Adherence to medication is notoriously difficult to measure. We assessed adherence by whether the patient had enough tablets in the house to cover the appropriate time period.10 In this way, we are really measuring each patient's maximum possible level of adherence—that is, if the patient only had tablets available to cover 70% of the time, then this maximum possible level of adherence is 70%, but it could be less if they did not swallow all available tablets. For the same reason, our figure of 24% of patients ingesting < 80% of their medication really means that non-adherence could be > 24% but it is very unlikely for it to be < 24%. In our study, poor adherence was associated with being male rather than female but not with age, social deprivation, or diuretic dose. Since these data deal specifically with diuretic treatment, it is possible that diuretics caused more troublesome urinary symptoms in men than in women because of prostatism, leading to poorer adherence.
Diuretic adherence did not appear to influence hospitalisation. However, cross sectional data such as these are far from ideal as a means to examine this question since one might intuitively feel that a hospitalisation is likely to make a patient subsequently more adherent with their medication than they were before that admission, at least for a temporary period. Cross sectional data on adherence such as here would only produce a positive result if non-adherence was a very strong factor leading to hospitalisation. Our data can only be interpreted as saying that diuretic non-adherence is not an overwhelming reason for hospitalisation, but it could still be an important contributor. Our results leave open the possibility that non-adherence to diet, fluid restriction, or salt intake might still contribute.11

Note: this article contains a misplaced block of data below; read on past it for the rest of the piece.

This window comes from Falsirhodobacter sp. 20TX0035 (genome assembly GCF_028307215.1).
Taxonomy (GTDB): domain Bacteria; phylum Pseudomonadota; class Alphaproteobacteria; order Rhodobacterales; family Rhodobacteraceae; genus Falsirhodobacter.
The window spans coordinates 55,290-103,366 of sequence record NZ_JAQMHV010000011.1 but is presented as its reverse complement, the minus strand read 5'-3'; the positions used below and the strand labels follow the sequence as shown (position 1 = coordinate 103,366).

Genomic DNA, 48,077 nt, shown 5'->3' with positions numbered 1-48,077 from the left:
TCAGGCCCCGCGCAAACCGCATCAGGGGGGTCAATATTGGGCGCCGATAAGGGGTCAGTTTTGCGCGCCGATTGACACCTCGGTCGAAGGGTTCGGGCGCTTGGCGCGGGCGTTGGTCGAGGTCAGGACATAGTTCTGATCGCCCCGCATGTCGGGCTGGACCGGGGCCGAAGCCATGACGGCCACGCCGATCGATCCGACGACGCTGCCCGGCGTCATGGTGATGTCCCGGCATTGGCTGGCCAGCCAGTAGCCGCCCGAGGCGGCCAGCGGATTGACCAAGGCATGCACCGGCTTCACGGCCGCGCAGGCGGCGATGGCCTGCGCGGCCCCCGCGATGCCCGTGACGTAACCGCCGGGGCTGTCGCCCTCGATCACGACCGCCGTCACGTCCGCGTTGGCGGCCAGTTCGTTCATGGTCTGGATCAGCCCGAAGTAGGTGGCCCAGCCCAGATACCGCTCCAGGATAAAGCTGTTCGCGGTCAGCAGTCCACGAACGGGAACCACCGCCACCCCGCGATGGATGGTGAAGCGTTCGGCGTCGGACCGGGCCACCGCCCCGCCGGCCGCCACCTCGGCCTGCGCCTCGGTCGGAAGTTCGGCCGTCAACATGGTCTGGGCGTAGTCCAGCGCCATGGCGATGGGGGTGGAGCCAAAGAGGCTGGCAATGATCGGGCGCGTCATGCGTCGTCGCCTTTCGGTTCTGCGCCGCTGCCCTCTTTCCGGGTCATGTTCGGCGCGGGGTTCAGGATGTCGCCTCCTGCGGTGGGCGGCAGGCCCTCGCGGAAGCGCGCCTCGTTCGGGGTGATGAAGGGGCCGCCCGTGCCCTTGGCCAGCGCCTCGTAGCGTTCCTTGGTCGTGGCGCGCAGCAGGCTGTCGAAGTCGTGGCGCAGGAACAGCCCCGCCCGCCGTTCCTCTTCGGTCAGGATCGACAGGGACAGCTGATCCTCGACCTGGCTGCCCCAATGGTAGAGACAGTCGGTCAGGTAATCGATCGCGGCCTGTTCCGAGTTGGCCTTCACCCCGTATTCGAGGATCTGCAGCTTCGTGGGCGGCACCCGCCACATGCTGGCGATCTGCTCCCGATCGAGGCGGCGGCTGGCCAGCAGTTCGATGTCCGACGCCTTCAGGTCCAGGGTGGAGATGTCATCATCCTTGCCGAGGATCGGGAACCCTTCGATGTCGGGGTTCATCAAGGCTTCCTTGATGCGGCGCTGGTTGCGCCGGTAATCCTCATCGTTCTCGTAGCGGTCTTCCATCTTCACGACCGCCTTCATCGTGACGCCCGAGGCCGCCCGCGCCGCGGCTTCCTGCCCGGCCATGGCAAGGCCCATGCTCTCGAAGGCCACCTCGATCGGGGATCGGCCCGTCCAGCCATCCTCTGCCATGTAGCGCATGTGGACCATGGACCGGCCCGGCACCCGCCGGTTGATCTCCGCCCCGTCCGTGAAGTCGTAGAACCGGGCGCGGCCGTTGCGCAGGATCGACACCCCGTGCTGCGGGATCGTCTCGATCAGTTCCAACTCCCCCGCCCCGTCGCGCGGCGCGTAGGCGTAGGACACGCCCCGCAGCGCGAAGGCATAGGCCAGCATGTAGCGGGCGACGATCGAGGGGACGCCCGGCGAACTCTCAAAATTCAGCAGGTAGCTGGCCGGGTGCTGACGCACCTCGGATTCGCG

In conclusion, social deprivation was associated with an increase in cardiac hospitalisations in CHF patients. This effect was independent of disease severity and of non-adherence with treatment. Understanding how social deprivation influences doctor and patient behaviour in the important prehospital phase is now crucial in order to reduce the amplifying effect that social deprivation has on cardiac hospitalisations. Our data also open up the possibility that increased surveillance of socially deprived CHF patients by GPs, nurse practitioners or outpatient departments might reduce their currently high rate of cardiac hospitalisations.11
We thank all the doctors in Tayside over many years who contributed to the SMR1 database.